Counselling to help with Conflicts / Anger issues

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On conflicts 

Handling relationship conflicts constructively is probably the most important skill you need for a successful relationship.  

How do you do that?

Do you tend to withdraw and avoid? Do you tend to lash out in anger? Or do you express what you feel, need and want gently and assertively?

Unfortunately, most men fall into the first two conflict styles. This is often matched by the woman’s dysfunctional conflict style: complain, protest, blame, even verbally attack.   In the literature, this is known as the demand-withdraw cycle. The more one pursues and demands, the more the other avoids and vice versa. If not treated, the cycle tends to escalate over time and the relationship spirals into unhealthy patterns.

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You really want to take action sooner before the behaviours are so ingrained that it is hard to get out of the rut.

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When the demand-withdraw cycle takes over, the filter through which you listen is distorted. That means, you interpret each other in a defensive way, trying to predict and assume what the message means, often incorrectly. It is a common way to deal with vulnerability.

To really get it right in an intimate relationship, you need the courage to reach out and express your vulnerability. Daring to be vulnerable means being honest, sharing the soft feelings of worry, sadness, frustration or hurt before they turn into their aggressive and defensive mode of anger or resignation.

Here are a few more strategies for you to consider.

Invest in maintaining closeness

The level of negativity in the relationship is often not because of what just happened but because of what has not happened in the last weeks and months. The lack of connection and quality time together is the real cause.

When you both invest in creating more opportunities for connection, you build goodwill and trust. This will reduce the intensity of your next conflict. You approach it with a softer tone.


Negotiate your rules and roles

Just as laws keep our social life more predictable and safe, rules and agreements in areas of dispute between partners can reduce the friction in relationships. This can include roles such as house chores, disciplining the kids and decisions around spending money.

Spend some time with your partner to clarify your values and expectations in those common areas of conflict. Obviously, family life is very dynamic. Emotions run high and family life can not be run by the book. Still, it is important to clarify how and what things matter most or matter less.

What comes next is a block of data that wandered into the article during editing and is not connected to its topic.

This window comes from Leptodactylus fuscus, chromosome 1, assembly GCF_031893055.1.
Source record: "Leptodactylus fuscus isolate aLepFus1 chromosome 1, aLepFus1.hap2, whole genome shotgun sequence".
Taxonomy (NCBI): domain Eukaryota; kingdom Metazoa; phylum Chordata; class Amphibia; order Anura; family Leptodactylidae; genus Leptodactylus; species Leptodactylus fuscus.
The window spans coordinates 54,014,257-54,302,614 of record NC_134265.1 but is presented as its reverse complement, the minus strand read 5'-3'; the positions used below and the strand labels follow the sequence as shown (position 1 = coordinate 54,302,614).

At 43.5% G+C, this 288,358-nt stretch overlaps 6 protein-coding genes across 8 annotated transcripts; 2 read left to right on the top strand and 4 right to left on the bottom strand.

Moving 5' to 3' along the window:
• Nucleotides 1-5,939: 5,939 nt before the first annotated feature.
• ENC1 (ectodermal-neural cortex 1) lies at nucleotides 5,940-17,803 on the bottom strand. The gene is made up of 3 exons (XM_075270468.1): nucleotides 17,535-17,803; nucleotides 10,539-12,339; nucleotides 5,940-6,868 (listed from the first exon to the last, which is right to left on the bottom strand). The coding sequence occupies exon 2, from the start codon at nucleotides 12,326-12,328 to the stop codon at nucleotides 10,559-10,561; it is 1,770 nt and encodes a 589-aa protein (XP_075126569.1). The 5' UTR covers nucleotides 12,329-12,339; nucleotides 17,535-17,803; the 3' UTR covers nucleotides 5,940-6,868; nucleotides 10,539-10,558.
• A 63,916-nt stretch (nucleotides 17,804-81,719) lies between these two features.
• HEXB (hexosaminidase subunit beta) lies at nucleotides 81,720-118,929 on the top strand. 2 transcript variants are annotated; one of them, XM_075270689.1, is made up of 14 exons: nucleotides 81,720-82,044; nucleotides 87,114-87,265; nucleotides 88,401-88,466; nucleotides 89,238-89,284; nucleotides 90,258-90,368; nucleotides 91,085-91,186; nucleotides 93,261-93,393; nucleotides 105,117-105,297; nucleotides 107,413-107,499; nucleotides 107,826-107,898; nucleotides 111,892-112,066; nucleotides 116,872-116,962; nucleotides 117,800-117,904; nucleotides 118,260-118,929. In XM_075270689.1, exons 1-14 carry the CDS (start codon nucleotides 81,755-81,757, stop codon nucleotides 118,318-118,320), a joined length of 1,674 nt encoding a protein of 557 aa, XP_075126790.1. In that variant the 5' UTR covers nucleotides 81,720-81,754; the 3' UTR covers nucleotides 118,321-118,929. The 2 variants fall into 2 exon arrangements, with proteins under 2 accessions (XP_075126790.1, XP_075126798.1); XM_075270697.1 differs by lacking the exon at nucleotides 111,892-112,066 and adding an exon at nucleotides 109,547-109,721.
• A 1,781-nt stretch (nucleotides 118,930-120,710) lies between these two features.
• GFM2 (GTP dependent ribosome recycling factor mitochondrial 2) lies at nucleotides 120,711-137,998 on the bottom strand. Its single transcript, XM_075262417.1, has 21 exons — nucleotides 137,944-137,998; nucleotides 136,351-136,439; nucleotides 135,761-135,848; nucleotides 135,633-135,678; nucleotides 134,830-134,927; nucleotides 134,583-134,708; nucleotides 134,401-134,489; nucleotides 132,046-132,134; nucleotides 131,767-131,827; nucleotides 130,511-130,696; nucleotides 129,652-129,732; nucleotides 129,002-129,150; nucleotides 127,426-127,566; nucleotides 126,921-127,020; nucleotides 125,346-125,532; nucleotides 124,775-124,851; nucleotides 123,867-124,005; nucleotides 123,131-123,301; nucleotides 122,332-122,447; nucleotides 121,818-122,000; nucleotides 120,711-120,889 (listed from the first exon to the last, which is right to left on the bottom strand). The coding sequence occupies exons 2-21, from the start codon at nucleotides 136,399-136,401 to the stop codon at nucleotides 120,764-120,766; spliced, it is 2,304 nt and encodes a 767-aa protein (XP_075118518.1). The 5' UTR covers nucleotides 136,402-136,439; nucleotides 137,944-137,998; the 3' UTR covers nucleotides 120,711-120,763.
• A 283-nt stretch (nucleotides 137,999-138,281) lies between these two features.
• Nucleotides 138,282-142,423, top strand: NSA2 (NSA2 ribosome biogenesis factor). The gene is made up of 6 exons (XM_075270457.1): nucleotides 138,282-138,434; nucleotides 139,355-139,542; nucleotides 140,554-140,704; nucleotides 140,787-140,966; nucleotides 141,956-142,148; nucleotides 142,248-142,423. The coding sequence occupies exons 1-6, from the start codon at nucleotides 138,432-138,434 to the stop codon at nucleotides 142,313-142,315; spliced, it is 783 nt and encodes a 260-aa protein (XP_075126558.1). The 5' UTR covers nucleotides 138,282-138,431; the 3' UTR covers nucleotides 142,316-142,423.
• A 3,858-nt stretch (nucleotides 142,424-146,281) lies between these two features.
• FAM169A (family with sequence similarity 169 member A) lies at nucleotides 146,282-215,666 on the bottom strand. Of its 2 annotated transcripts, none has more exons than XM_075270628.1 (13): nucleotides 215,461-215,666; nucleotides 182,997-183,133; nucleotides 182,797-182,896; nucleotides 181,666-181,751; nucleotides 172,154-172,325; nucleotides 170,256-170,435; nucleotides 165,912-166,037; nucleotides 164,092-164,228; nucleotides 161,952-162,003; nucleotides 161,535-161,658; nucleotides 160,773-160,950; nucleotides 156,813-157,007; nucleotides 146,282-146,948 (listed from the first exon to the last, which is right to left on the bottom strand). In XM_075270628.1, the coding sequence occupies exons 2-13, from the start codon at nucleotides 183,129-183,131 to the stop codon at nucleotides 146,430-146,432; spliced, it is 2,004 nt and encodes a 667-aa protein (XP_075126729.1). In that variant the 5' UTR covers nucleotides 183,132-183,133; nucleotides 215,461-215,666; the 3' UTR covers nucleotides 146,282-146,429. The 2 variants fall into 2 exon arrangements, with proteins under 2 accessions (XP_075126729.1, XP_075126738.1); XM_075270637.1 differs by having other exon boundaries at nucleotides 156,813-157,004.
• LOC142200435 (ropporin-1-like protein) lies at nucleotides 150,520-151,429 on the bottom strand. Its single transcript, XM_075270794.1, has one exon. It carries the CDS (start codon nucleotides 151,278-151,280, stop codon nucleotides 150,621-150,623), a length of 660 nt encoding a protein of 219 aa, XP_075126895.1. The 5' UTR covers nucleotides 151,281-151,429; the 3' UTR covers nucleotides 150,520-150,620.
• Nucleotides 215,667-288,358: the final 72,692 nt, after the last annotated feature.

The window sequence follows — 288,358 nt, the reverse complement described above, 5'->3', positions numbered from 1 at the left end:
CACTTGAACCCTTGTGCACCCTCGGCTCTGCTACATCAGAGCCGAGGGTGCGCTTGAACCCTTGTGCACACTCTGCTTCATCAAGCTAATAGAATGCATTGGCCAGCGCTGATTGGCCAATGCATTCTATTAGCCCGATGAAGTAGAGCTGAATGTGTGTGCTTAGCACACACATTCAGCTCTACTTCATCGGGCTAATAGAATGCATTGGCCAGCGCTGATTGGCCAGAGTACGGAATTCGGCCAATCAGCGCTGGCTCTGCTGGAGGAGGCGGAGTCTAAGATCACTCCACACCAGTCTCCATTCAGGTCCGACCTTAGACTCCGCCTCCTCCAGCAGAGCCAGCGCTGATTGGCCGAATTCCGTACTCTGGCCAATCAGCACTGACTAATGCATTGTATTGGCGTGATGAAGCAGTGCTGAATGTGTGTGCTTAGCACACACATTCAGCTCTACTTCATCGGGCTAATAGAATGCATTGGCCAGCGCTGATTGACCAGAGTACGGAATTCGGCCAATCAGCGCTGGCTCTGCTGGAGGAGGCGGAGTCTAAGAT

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Research tells us that about two thirds of marriage conflicts are never resolved. Yes, you read right. Some issues are solvable and others are perpetual. So what is the healthy approach towards those perpetual issues? Acceptance and letting go might feel like a defeat or make you sad,and you may resist that. Yet, ask yourself how well anger and criticism have worked. The paradox is that partners are more willing to take steps to adjust their behaviours when they feel accepted.


No harm principle

Conflicts can trigger deep-seated fears of abandonment, failure, loss, shame, violence and more.  These fears can be extreme and intense, and flood your body with rage or panic. When emotions are running high the risk is of over-reacting and causing hurt to each other. In such moments your frontal-thinking brain is hijacked by your primitive fight/flight brain. No point in any advice or strategies how to manage the conflict but at the very least you should both make the rule of ‘no harm’ a strict guiding principle. Focus on issues, not on the faults of the person, and you make a healthy culture of managing conflicts.

Marriage Counselling

Repair attempts

Marriage researchers tell us that repair attempts are the secret weapon of emotionally intelligent couples, even though many of them are not aware that they are doing something so powerful.These couples become experts at sending and receiving the cues of repair attempts. So what are these repair attempts?

Most partners do this naturally but under-appreciate their skills. Any long relationship will have some successful problem-solving attempts. We are often biased to look at the causes of problems and overlook the causes of solutions or success. The repair attempts are the resilience of your relationship.  They are similar to how we bounce back from any other setback in life. Are you taking your setbacks /failures as a testimony to your character flaws or as an opportunity to learn and grow?

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Partners who operate from a growth mindset tend to see the conflicts as an important part of their ongoing adaptation and learning. Their attitude of humility and openness leads to more accommodating and acceptance. They are more willing to engage in acts of repair such as saying sorry, acts of kindness or gentle expressions of affection, in order to grow and improve their relationship.